Every once in a while, I like for somebody on “The Amazing Race” to really impress me. And I'm easily impressed. When the Hockey Brothers were throwing casks over their shoulders and running up hills? That impressed me. Heck, when Mark put together that car with the instructions in a language he couldn't understand? That impressed me.
Sunday (April 13) night's confusing episode of “The Amazing Race” offered a low bar for achievement: I wanted somebody to know Roman Numerals. For what it's worth, *I* don't know Roman Numerals. Well, I know some Roman Numerals, but usually I know them if I can work backwards to some degree. Like if I'm looking at a motion picture copyright date, I usually have a vague sense of when the movie was released and I can figure out the actual date from that. So when it comes to Roman Numerals, I don't impress myself, but I would have liked to have been impressed by somebody else.
I was not.
It was a weird “Amazing Race” episode in which the majority of the teams picked what was clearly the wrong Detour, nobody succeeded in just doing the Roadblock on their own and the results of the Leg were determined partially by a couple cab errors I don't understand, partially decided by inexplicably altruistic teamwork and partially determined by a bizarre physical miscalculation.
I guess I'm going to recap Sunday's episode after the break, as best I can, but I'm not sure I understood a lot of it. It's like it was ALL in Roman Numerals.
So Sunday's installment began, as we knew it would, with a travel equalizer as the teams went from Sri Lanka to The Eternal City. Teams had to figure out what The Eternal City actually was, a task that required no thought if you were Dave & Connor, but became baffling if you were Rachel and decided it was somewhere in Ethiopia. [Bonus points to Cord for actually knowing that Hadrian was a Roman emperor.]
The teams arrived in Rome and they immediately hit a Detour, the choice between Gladiator and Charioteer. In Gladiator, teams had to learn a choreographed fighting sequence and then perform it opposite a brawler who was, to put it kindly, really committed to his performance. In Charioteer, teams just thought they had to race horses around a track thrice.
Now I don't know what the teams thought they were actually going to get to do on Charioteer, but it's absurd that every team but one instinctively chose Charioteer and got there to discover that they had to get dressed up in Roman finery and then navigate little remote control chariots around a dinky circle.
It was, to put it kindly, underwhelming.
Yes, the “Amazing Race” producers had a little fun with the task. The chariots were, in some cases equipped with on-board cameras, making for some goofy and death-defying POV shots. Also, the drivers on the remote control chariots had only a tenuous grip on their vehicles, so they were constantly getting dragged behind in ways that would have only led to death and dismemberment. And while the task looked fairly easy when Rachel & Brendon initially arrived, it got much harder when there were four or five teams there attempting to race their chariots in a very cramped circle. So if you liked crashing remote control chariots, it wasn't so bad.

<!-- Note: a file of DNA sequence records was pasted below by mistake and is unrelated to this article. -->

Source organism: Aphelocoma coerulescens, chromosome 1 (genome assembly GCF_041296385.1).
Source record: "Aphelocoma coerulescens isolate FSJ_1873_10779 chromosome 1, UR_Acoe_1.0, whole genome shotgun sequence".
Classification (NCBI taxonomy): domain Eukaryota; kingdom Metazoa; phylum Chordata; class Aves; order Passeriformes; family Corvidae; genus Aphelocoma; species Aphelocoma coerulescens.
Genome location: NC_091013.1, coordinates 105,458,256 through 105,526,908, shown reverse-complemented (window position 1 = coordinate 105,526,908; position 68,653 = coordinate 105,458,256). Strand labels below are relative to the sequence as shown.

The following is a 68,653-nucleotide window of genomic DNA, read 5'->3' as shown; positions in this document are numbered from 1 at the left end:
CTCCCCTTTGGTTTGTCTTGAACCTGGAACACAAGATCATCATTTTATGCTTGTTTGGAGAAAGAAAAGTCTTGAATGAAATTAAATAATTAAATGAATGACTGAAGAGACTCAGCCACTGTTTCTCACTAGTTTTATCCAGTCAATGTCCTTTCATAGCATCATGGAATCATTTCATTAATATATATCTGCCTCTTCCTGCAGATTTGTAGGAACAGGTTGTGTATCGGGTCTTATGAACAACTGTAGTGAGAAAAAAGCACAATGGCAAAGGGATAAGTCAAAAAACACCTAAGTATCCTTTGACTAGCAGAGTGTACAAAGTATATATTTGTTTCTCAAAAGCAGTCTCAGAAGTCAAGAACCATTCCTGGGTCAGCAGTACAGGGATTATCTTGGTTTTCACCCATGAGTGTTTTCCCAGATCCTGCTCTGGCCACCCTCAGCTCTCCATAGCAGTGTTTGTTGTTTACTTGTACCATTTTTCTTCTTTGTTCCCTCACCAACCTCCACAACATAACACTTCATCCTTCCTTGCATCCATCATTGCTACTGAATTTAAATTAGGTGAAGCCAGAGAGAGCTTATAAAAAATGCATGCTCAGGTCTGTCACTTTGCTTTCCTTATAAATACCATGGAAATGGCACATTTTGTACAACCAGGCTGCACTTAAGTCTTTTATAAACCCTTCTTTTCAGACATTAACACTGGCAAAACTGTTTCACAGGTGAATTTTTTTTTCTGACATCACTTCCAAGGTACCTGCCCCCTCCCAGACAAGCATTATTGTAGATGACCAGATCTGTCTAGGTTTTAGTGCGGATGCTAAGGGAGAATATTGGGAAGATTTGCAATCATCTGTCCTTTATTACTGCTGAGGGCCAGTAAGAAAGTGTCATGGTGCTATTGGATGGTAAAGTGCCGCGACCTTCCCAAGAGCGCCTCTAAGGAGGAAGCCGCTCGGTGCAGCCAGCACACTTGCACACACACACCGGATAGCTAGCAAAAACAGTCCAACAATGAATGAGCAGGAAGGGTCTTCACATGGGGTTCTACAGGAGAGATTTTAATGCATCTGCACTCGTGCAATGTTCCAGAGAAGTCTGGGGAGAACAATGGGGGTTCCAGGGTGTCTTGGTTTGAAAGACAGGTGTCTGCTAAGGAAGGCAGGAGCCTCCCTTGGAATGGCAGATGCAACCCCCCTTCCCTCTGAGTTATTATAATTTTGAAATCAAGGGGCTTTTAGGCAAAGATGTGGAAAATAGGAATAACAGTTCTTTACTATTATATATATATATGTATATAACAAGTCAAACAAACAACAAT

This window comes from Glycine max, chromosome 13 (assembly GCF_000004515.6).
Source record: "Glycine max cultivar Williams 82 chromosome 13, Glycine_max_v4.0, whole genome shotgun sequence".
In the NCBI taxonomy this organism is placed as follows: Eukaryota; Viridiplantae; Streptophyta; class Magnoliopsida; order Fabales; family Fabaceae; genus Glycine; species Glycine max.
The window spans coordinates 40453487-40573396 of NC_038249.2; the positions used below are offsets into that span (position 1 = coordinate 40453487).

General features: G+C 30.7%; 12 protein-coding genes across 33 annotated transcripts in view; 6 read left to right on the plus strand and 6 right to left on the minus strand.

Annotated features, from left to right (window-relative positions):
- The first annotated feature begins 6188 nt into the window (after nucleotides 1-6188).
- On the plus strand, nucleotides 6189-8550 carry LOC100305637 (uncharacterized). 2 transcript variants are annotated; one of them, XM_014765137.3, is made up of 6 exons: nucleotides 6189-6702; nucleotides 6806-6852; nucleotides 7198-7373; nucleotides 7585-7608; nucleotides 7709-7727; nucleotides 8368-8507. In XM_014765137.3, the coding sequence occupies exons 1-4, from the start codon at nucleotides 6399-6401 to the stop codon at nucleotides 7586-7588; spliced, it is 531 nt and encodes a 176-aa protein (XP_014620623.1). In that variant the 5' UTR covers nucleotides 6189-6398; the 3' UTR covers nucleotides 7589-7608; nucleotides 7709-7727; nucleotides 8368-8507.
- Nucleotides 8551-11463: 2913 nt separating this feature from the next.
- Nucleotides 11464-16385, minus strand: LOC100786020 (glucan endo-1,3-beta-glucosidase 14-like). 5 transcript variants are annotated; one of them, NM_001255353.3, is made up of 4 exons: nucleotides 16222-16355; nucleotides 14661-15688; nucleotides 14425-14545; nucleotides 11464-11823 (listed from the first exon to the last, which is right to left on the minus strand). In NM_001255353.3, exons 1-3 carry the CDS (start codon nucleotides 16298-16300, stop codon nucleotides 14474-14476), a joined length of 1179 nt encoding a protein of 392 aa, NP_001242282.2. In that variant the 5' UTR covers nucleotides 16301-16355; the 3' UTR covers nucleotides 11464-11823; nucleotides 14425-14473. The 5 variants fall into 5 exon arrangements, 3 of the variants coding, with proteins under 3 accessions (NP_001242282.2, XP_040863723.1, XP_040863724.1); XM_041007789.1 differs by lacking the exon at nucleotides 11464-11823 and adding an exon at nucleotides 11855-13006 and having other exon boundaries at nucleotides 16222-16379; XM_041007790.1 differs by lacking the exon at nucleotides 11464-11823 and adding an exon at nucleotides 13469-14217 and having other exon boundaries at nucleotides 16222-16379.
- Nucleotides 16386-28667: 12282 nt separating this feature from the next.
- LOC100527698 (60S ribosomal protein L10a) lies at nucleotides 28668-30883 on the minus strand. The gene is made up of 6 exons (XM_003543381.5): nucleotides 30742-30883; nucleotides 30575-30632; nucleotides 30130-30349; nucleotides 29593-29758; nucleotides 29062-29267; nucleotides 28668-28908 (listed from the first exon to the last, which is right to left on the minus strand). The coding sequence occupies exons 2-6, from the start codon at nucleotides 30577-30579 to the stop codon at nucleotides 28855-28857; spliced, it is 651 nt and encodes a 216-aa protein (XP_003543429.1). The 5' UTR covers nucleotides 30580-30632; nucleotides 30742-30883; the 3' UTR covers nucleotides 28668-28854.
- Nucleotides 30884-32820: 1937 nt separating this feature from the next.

But Gladiator was awesome and I have no doubt that it's the task the producers were hoping to get footage from. There was a guy dressed up as an emperor and a band of slave girls on tambourines and the main gladiator was a beefy actor in very fine fettle. And the people who had fun with the task were very entertaining to watch. John, typically cocky, boasted about how his experiences with martial arts made this very natural for him, but he kept botching the first section, which required sword-only defense, while Jessica was at her most endearing acting with the gladiator and compensating for her partner's struggles.
This was also the best possible venue for Leo & Jamal's boundless enthusiasm, either because of the joy they took in the whole endeavor — conflating “Gladiator” and “300” and flirting with the slave girls and avenging each other's deaths and everything — or just because they were both killed.
Leo & Jamal were the only team to initially choose Charioteer and then go to Gladiator, which produced a strange Catch 22: Charioteer was easier the fewer people doing it. So if you quit because it was hard because of the clogged oval, you wasted your own time going to another task, while also making it easier on the other teams. A double-whammy. I don't know what the producers were thinking with that task, because if it had only been one or two teams doing it, because it was the wrong task to do, it would have been the much faster task and it only became the harder task because nobody was expected to do it. Get what I'm saying? The food here is terrible and such small portions? Exactly.
John & Jessica were the first team to finish either Detour, reflecting the relative speed and easy of the desirable Gladiator Detour. Then, though, things went pear-shaped and I can't 100 percent explain why.
The clue told teams to go to a piazza linked to “John Keats' unhappy Roman Holiday.” The clue referenced Keats dying in a house next to the Piazza di Spagna and referenced the Gregory Peck/Audrey Hepburn classic “Roman Holiday.” It was telling them to go someplace very straight-forward, except that John & Jessica's cabbie and a few subsequent cabbies saw “Keats” and decided that they were supposed to go to John Keats Via, which has nothing to do with The Spanish Steps. There's not much to say here other than, “Huh?” or “Oops.”
That's why Rachel & Brendon made it to the Roadblock first and were first to be confused. The task? Count the number of steps in the Spanish Steps — 135 for these purposes — and add them to the date on the obelisk at the top of the steps. That second date? In Roman Numerals. Then, after adding the numbers, you had to put the resulting answer into Roman Numerals and then give them to a pair of Peck/Hepburn impersonators.